Is Sugar Addictive?

Majid Ali, M.D.

No, sugar is not  addictive. Of course, this is not my opinion. The scourge of the world is insulin toxicity, which is caused by sugar. It is that simple. Diabetes follows insulin toxicity usually after ten or more years.

There are some so-called scientific authorities who claim that sugar is not addictive. Where do you think anyone can get this verdict if one really needs it? You guessed it right. Here is the proof from The New York Times of December 30, 2014 (a gift to its readers with wishes for best of health):

To the Editor:

There is currently no evidence that a single nutritional substance can elicit a substance use disorder in humans, as determined by the Diagnostic and Statistical Manual of Mental Disorders (DSM)-5 criteria.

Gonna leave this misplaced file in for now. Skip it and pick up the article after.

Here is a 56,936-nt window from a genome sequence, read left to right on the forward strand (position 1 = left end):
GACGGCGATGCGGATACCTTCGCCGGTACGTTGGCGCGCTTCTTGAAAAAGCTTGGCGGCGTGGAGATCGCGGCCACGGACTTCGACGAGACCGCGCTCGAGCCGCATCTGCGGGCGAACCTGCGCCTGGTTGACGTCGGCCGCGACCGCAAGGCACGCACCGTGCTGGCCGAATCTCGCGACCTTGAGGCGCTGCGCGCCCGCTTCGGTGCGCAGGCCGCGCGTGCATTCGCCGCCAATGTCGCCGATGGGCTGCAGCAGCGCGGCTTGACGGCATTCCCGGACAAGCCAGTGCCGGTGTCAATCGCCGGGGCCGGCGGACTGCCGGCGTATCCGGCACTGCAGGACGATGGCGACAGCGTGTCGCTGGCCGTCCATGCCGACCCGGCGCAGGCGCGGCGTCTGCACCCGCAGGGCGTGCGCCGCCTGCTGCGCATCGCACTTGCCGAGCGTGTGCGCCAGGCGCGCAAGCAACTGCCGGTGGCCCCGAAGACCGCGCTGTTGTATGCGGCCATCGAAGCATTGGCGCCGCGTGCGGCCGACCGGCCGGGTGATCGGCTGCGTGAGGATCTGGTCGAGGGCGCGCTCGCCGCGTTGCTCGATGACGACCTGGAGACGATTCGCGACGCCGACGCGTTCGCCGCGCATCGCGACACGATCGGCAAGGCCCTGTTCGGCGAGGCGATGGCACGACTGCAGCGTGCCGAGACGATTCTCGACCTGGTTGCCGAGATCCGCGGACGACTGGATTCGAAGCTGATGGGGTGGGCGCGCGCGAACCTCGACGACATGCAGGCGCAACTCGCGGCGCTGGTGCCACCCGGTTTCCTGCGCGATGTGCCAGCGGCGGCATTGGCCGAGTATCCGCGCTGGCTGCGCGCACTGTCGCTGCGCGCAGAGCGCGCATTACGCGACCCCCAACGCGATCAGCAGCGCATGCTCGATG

Craving can be a characteristic of addiction, but does not equal addiction. Eating is a sensory and emotional experience, and food preferences are based on many stimuli, including flavor, aroma and texture, not addiction.

Eating disorders that result in overeating are real and a serious problem for some people, but the scientific evidence doesn’t indicate that sugar is addictive.

Agriculture Department data show that per capita consumption of real sugar (sucrose) is 34 percent lower now than it was 40 years ago. Additionally, more than 90 percent of the caloric sweetener supplied for beverages in the United States is high-fructose corn syrup, not sugar. The writers consistently and wrongly lump natural sugar together with high-fructose corn syrup.

Courtney Gaine Washington, Dec. 23, 2014

The writer is vice president of scientific affairs for the Sugar Association.


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